“Study the past if you would define the future.” ― Confucius
Is User Experience just a fad?
As a UX practitioner, naturally I would argue no. But I will back up my argument with a brief history of User Experience Design. Taking a deeper look into the history of UX might help explain how it has become so popular today, and possibly shed some light on how it will define the future.
While UX design itself is a modern expertise, the theory has been in the making since early civilization. UX is strongly rooted in ergonomics; the science of designing systems to take in to account the interaction between them and the people who use them. Today the term UX commonly refers to the design of software but in reality it encompasses a much bigger picture: the design of a users experience with a system. I found a few resources outlining the history and have compiled them here. Below are outlined some key events that have helped shape the UX methodology today.
1st century BC
Going back all the way to 1 century BC, the roman architect Marcus Vitrius Pollio was one of the first to outline a set of principles for successful design. His three core principles of good architecture were:
- Firmitas: The strength and durability of the design – is it well made and does it have a structure?
- Utilitas: A design’s usefulness and suitability for the needs of its intended users
- Venustas: The beauty of the design and its emotional component to the user
These three principles are quite possibly the first set of standardized rules that aim to improve a system based on the perspective of the user. Leonardo Da Vinci was greatly influence by Vitruvius work and his inventions such as the flying machine or the Vitruvian man have become staple examples of designing products based on ergonomics and human mechanics.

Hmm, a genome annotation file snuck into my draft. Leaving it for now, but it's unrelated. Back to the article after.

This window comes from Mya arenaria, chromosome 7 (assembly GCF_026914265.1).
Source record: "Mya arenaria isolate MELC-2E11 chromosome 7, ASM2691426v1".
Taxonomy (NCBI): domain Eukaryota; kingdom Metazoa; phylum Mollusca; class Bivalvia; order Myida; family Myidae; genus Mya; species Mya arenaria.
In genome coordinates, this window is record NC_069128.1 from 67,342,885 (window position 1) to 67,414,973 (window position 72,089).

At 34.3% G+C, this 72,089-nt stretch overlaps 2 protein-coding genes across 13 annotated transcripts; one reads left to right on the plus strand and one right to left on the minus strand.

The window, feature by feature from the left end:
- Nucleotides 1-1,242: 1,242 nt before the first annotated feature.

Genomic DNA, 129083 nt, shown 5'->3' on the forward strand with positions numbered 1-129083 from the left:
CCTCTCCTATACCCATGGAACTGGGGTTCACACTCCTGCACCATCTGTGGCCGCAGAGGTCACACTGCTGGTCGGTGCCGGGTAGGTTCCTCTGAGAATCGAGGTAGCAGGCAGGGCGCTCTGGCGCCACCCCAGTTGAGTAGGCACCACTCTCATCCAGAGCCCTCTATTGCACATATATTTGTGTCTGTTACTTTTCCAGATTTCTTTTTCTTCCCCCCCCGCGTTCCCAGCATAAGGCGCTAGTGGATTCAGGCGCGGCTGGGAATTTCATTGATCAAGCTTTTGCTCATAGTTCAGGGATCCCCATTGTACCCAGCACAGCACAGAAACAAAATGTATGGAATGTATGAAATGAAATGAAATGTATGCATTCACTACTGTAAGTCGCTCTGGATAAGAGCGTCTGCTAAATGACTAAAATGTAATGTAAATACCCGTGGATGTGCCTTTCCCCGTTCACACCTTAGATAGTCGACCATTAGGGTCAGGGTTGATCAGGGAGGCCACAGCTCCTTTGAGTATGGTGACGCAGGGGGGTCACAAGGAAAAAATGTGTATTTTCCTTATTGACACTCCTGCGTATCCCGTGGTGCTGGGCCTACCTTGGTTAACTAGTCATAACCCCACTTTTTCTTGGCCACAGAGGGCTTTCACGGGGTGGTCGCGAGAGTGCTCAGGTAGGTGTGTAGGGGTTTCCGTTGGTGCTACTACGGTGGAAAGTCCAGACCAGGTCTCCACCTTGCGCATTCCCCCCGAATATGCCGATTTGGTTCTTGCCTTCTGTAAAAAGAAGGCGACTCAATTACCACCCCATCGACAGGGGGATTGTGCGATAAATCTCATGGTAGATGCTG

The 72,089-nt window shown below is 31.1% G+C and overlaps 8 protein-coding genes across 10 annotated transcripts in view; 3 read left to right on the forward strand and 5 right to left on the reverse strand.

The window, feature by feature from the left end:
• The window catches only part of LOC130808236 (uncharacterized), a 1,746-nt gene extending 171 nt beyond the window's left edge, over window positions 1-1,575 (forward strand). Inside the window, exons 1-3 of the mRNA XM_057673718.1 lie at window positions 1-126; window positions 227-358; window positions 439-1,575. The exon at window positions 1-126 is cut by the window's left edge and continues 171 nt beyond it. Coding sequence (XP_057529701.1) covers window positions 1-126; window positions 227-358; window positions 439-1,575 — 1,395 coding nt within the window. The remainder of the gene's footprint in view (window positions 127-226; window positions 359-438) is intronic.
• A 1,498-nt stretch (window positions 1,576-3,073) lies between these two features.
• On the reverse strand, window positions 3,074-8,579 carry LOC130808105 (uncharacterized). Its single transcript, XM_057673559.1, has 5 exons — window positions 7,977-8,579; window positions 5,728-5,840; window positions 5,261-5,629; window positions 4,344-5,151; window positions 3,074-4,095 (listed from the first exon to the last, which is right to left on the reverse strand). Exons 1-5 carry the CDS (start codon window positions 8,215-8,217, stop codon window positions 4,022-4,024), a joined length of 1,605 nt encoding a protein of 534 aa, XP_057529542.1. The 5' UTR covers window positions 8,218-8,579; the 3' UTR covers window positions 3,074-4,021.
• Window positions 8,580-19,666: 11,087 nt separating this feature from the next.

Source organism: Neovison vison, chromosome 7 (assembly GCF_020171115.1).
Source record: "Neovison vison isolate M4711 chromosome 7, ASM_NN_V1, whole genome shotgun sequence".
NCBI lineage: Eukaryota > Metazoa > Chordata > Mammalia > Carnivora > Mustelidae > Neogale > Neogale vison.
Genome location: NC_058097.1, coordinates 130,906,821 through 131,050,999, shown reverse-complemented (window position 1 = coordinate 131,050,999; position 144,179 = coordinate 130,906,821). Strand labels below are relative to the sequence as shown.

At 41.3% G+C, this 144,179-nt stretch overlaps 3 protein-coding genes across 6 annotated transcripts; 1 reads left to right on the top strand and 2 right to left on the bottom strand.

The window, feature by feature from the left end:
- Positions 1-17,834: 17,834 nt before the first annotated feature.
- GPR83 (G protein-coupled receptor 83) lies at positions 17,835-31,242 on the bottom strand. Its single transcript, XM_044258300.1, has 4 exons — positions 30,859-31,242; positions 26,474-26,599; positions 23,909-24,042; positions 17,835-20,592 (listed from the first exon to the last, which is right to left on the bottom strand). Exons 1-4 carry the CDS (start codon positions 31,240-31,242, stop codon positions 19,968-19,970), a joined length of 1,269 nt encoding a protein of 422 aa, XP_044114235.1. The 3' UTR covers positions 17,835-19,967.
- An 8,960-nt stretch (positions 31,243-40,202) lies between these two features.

Winslow Taylor: The optimized-for-efficiency industrial revolution
Moving swiftly on to the 1900s when the industrial age came about, Winslow Taylor continued to evolve the study of ergonomics by pioneering the modern optimization of work. With mass production becoming the norm and millions of workers in factories, Taylor looked at how to make mechanical labour more efficient though researching workers interactions with their tools and environment. The research processes he used forms the foundation of UX research methodologies, in which UX practitioners observe the interactions users have with their tools and use that knowledge to inform their designs.
Toyota – The human centred production system
While Taylor and Vitruvius valued efficiency and production, they received some backlash due to the fact that their methods were dehumanizing workers as “cogs in a machine.” It wasn’t about designing for the user, it was about optimizing the efficiency of a system that humans are a part of. Toyota took this feedback on board and added the workers opinions into the mix: asking them for key input and continually improving the process. This is where we first start to see a prioritized emphasis on human-centred design. One example of the improved process included the ability for workers to be able to pull a cord to stop the assembly line and give feedback if they see a problem. Toyotas priority was the people, not the system.